A lot of people come to Cracow in the purpose of religion and this article is dedicated for
them. You will be shortly introduced to the most important temples in our city.
The first one is St. Mary’s Basilica. It was built before Cracow received town rights and since
1222, it has been a parish church. It was built when the Main Square did not exist yet and
that is why the church is located across. The romanesque remnants of the temple are 2.6
metres under the main building. While sightseeing this basilica from the outside, it is worth to
pay attention to its walls, where you can see the epitaphs of cracovian burgher – memorabilia
of parish cemetery, that was surrounding the church until the end of the 18th century.
From the outside, you can also see towers, the longer one is called Hejnalica or Strażnica
(Watchtower). Until the end of Middle Ages, there was a guardian who ensured it and played
a “hejnał”- bugle call with a trumpet. Hejnał is still a symbol of Cracow. The shorter tower has
five bells.
Inside the Basilica, you can find the most precious monument – an altar made by Veit Stoss.
Church polychromy is also interesting and created by Jan Matejko. Crucifix of Slacker’s
author is also Veit Stoss.
Undoubtedly, the most important temple in Poland is the Wawel Cathedral. This is the final
resting place of polish kings, poets, the patron of Poland – St. Stanisław and national heroes.
Over the centuries, this Cathedral served as a coronation temple.
The present version of Wawel Cathedral is the third and gothic version of it. It’s surrounded
with chapels that were built over the centuries. Inside, you can find the chapel of St.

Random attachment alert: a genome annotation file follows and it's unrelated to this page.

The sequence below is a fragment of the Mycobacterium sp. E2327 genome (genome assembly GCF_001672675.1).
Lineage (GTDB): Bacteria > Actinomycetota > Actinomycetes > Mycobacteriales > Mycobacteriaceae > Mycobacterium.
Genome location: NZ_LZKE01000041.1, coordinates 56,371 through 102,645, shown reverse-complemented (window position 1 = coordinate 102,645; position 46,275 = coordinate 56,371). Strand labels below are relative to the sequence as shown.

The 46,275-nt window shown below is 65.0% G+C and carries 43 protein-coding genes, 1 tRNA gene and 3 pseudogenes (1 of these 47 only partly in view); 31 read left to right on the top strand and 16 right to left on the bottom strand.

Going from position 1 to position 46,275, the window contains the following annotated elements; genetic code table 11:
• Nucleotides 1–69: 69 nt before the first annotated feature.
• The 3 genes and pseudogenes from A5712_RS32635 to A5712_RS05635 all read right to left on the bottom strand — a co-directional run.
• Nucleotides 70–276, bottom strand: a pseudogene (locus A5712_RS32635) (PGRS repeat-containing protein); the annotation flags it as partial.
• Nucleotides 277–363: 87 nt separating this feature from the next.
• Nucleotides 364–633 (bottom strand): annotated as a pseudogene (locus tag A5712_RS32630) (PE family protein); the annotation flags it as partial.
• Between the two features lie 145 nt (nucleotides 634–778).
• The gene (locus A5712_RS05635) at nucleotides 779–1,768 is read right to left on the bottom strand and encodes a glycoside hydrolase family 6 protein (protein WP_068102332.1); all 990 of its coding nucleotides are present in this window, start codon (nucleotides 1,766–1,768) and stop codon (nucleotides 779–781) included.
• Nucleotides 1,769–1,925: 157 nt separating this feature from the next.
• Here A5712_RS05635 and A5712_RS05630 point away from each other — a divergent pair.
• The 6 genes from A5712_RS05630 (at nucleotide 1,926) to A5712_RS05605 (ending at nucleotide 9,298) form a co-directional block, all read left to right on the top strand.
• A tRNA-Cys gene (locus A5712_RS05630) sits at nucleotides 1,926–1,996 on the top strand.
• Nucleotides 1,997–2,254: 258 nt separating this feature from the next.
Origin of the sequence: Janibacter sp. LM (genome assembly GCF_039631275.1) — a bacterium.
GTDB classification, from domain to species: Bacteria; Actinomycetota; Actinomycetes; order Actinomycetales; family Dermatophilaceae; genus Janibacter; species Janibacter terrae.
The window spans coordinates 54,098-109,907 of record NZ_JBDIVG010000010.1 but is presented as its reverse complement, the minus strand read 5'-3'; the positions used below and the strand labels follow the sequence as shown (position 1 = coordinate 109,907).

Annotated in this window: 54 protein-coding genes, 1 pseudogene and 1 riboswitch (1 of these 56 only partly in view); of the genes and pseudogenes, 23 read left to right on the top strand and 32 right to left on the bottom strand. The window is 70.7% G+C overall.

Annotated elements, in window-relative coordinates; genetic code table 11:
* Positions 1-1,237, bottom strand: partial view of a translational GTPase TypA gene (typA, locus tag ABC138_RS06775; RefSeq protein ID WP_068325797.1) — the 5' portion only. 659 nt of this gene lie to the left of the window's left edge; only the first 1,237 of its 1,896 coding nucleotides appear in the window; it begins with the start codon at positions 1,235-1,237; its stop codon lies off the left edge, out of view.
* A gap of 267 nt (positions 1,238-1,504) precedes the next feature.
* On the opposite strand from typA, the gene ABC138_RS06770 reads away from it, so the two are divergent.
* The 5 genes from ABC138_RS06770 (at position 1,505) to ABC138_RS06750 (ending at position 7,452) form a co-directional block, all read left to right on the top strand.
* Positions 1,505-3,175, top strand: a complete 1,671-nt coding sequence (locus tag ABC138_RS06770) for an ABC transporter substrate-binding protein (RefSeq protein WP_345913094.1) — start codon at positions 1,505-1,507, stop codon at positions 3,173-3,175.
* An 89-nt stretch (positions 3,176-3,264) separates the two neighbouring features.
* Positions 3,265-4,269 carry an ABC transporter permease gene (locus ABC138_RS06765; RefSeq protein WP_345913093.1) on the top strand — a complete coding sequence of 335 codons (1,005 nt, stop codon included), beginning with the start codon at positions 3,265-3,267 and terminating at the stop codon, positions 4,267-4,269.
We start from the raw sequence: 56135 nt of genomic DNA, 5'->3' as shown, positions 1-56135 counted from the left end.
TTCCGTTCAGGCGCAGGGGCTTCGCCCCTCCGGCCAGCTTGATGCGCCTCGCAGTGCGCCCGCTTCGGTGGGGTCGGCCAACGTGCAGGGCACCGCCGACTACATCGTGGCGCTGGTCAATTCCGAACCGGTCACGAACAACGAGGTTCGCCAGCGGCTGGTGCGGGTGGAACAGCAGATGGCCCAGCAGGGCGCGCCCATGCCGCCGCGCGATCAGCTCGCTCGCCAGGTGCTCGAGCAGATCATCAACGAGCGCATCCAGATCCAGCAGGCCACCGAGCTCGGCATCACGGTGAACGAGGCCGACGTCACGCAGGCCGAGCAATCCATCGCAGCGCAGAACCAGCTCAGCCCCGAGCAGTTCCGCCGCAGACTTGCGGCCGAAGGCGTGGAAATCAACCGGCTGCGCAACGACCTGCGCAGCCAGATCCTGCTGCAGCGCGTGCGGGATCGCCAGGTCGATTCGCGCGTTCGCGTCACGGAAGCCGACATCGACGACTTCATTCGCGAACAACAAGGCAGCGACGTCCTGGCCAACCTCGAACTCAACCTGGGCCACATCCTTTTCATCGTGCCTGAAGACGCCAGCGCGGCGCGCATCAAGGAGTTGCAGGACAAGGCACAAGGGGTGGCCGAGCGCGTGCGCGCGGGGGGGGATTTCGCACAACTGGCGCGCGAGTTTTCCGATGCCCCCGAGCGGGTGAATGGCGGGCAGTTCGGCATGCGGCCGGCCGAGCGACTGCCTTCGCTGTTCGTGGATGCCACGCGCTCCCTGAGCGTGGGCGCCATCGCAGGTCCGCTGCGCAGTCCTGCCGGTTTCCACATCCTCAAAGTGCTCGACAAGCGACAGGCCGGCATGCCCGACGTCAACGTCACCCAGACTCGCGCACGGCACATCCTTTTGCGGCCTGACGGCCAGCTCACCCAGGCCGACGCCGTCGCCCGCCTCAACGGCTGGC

Stanisław. There is also a chapel where its place has a black crucifix that Queen Jadwiga
used to pray to.
There are nineteen chapels that surround this Cathedral. The most famous one is the
Zygmunt’s Chapel that is said to be the most beautiful masterpiece of Renaissance in
The crypts that were built in the 16th century are place of the royal tombs.
What we also can recommend, is going to Zygmunt’s Tower, from where you can see the
entire city of Cracow. Inside of it, there is the famous Zygmunt’s Bell. In the past, using it
meant births of the royal babies or also the death of the royals. In the present you can hear it
during holidays, important church or national ceremonies.
A lot of pilgrims come to Poland every year to pray on St. Faustina’s grave that is located in
Shrine of Divine Mercy.
In 1931, St. Faustina saw Jesus in a white coat and two rays coming out of his pierced heart,
he told her to establish the Divine Mercy Week that is supposed to be on Sunday after the
Easter. She described the Risen Jesus very precisely so there is painted his image with the
words “Jesus, I trust in you”.
During the World War II, the pilgrims were coming to this painting and prayed. One of them
was Karol Wojtyła. In 2000, him as John Paul II canonized Sister Faustina as a saint.
If you find this interesting, we encourage you to go with us to the Divine Mercy Shrine as one
of our tours. You can also add to it visiting Częstochowa, Wadowice or the Salt Mine in
Wieliczka. Do not hesitate to contact us!

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